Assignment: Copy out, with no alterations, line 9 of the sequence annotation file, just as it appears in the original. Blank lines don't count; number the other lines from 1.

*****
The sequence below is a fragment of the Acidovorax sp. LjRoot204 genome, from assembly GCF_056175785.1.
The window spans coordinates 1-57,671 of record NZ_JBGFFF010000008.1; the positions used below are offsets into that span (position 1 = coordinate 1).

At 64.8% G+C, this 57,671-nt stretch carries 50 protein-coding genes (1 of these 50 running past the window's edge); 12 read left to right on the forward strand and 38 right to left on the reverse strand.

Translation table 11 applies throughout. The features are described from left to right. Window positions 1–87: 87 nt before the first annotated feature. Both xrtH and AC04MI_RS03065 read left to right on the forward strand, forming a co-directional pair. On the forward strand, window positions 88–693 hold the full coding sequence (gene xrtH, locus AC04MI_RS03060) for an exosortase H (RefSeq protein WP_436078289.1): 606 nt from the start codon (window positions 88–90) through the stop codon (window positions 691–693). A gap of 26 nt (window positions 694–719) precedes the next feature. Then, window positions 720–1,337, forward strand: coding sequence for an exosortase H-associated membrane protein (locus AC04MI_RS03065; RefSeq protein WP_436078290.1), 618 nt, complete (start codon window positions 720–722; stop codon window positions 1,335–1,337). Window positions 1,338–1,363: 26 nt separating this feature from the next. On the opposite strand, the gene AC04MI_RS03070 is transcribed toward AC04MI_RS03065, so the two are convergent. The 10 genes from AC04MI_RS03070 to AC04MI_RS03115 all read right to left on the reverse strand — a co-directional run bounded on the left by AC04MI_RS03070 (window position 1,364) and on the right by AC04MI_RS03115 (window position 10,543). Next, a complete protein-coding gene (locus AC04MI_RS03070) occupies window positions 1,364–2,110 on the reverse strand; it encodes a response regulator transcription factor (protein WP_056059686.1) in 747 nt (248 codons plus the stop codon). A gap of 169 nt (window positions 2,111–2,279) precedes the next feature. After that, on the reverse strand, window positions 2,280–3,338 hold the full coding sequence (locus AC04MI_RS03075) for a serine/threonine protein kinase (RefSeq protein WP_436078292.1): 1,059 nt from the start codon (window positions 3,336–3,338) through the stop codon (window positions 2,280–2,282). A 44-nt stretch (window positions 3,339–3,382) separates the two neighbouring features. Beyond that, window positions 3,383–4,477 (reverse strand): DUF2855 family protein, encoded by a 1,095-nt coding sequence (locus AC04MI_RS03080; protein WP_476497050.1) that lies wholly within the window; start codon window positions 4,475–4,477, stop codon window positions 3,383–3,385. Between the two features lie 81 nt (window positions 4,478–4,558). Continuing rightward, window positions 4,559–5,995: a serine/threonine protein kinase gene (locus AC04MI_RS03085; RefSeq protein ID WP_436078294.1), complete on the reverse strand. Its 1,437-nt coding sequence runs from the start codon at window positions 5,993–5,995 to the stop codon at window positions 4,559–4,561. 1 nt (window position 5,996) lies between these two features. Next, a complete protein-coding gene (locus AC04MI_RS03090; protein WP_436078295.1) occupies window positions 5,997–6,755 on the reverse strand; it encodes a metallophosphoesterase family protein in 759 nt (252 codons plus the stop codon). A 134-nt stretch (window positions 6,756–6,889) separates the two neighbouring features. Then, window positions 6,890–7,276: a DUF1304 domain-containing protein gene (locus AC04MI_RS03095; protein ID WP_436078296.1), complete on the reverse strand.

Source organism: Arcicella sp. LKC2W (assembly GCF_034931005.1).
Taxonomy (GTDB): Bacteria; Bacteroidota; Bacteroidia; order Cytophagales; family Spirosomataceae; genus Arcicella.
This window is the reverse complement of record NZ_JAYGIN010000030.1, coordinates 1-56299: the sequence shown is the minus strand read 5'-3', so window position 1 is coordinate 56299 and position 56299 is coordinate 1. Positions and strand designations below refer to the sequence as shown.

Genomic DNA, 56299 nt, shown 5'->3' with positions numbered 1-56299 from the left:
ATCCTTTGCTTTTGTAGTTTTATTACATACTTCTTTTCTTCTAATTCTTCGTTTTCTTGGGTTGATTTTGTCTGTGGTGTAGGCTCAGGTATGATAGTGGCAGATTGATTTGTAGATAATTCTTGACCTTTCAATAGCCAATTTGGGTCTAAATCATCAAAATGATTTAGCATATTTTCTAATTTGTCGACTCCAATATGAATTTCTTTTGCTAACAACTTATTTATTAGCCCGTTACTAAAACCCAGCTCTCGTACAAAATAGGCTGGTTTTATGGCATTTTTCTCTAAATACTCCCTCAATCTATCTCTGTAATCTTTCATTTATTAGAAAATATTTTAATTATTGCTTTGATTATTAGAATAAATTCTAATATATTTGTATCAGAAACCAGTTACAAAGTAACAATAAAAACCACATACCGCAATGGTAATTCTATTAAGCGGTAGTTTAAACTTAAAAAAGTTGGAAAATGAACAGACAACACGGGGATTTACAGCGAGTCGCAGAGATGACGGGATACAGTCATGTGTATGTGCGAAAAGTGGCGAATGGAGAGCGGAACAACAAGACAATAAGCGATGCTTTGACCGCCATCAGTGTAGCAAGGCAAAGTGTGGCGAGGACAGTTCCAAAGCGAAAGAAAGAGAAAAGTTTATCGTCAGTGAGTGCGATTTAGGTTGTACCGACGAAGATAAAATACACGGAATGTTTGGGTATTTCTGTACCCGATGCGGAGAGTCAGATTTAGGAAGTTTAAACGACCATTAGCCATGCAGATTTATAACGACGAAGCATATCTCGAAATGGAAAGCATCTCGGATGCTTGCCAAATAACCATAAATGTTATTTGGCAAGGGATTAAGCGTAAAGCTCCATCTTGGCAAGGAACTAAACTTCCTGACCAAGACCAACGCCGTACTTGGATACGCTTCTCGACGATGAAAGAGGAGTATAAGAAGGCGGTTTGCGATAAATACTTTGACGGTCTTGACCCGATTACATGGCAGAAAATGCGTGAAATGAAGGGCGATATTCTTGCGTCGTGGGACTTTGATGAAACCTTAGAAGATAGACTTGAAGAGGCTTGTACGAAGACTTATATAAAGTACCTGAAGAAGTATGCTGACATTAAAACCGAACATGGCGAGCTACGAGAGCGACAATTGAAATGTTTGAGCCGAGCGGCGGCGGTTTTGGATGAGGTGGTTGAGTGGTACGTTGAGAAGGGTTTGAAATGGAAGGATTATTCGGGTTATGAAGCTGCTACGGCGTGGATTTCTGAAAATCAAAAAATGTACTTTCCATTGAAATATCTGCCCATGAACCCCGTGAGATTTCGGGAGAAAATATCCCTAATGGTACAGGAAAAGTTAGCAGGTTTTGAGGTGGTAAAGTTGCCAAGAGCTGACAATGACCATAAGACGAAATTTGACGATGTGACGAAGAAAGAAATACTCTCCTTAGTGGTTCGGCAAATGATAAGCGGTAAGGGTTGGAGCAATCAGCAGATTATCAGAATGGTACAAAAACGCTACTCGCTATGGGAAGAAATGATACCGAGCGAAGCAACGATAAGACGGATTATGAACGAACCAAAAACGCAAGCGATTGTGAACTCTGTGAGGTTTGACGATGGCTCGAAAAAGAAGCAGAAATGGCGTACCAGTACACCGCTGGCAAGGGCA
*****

ATCCTTTGCTTTTGTAGTTTTATTACATACTTCTTTTCTTCTAATTCTTCGTTTTCTTGGGTTGATTTTGTCTGTGGTGTAGGCTCAGGTATGATAGTGGCAGATTGATTTGTAGATAATTCTTGACCTTTCAATAGCCAATTTGGGTCTAAATCATCAAAATGATTTAGCATATTTTCTAATTTGTCGACTCCAATATGAATTTCTTTTGCTAACAACTTATTTATTAGCCCGTTACTAAAACCCAGCTCTCGTACAAAATAGGCTGGTTTTATGGCATTTTTCTCTAAATACTCCCTCAATCTATCTCTGTAATCTTTCATTTATTAGAAAATATTTTAATTATTGCTTTGATTATTAGAATAAATTCTAATATATTTGTATCAGAAACCAGTTACAAAGTAACAATAAAAACCACATACCGCAATGGTAATTCTATTAAGCGGTAGTTTAAACTTAAAAAAGTTGGAAAATGAACAGACAACACGGGGATTTACAGCGAGTCGCAGAGATGACGGGATACAGTCATGTGTATGTGCGAAAAGTGGCGAATGGAGAGCGGAACAACAAGACAATAAGCGATGCTTTGACCGCCATCAGTGTAGCAAGGCAAAGTGTGGCGAGGACAGTTCCAAAGCGAAAGAAAGAGAAAAGTTTATCGTCAGTGAGTGCGATTTAGGTTGTACCGACGAAGATAAAATACACGGAATGTTTGGGTATTTCTGTACCCGATGCGGAGAGTCAGATTTAGGAAGTTTAAACGACCATTAGCCATGCAGATTTATAACGACGAAGCATATCTCGAAATGGAAAGCATCTCGGATGCTTGCCAAATAACCATAAATGTTATTTGGCAAGGGATTAAGCGTAAAGCTCCATCTTGGCAAGGAACTAAACTTCCTGACCAAGACCAACGCCGTACTTGGATACGCTTCTCGACGATGAAAGAGGAGTATAAGAAGGCGGTTTGCGATAAATACTTTGACGGTCTTGACCCGATTACATGGCAGAAAATGCGTGAAATGAAGGGCGATATTCTTGCGTCGTGGGACTTTGATGAAACCTTAGAAGATAGACTTGAAGAGGCTTGTACGAAGACTTATATAAAGTACCTGAAGAAGTATGCTGACATTAAAACCGAACATGGCGAGCTACGAGAGCGACAATTGAAATGTTTGAGCCGAGCGGCGGCGGTTTTGGATGAGGTGGTTGAGTGGTACGTTGAGAAGGGTTTGAAATGGAAGGATTATTCGGGTTATGAAGCTGCTACGGCGTGGATTTCTGAAAATCAAAAAATGTACTTTCCATTGAAATATCTGCCCATGAACCCCGTGAGATTTCGGGAGAAAATATCCCTAATGGTACAGGAAAAGTTAGCAGGTTTTGAGGTGGTAAAGTTGCCAAGAGCTGACAATGACCATAAGACGAAATTTGACGATGTGACGAAGAAAGAAATACTCTCCTTAGTGGTTCGGCAAATGATAAGCGGTAAGGGTTGGAGCAATCAGCAGATTATCAGAATGGTACAAAAACGCTACTCGCTATGGGAAGAAATGATACCGAGCGAAGCAACGATAAGACGGATTATGAACGAACCAAAAACGCAAGCGATTGTGAACTCTGTGAGGTTTGACGATGGCTCGAAAAAGAAGCAGAAATGGCGTACCAGTACACCGCTGGCAAGGGCA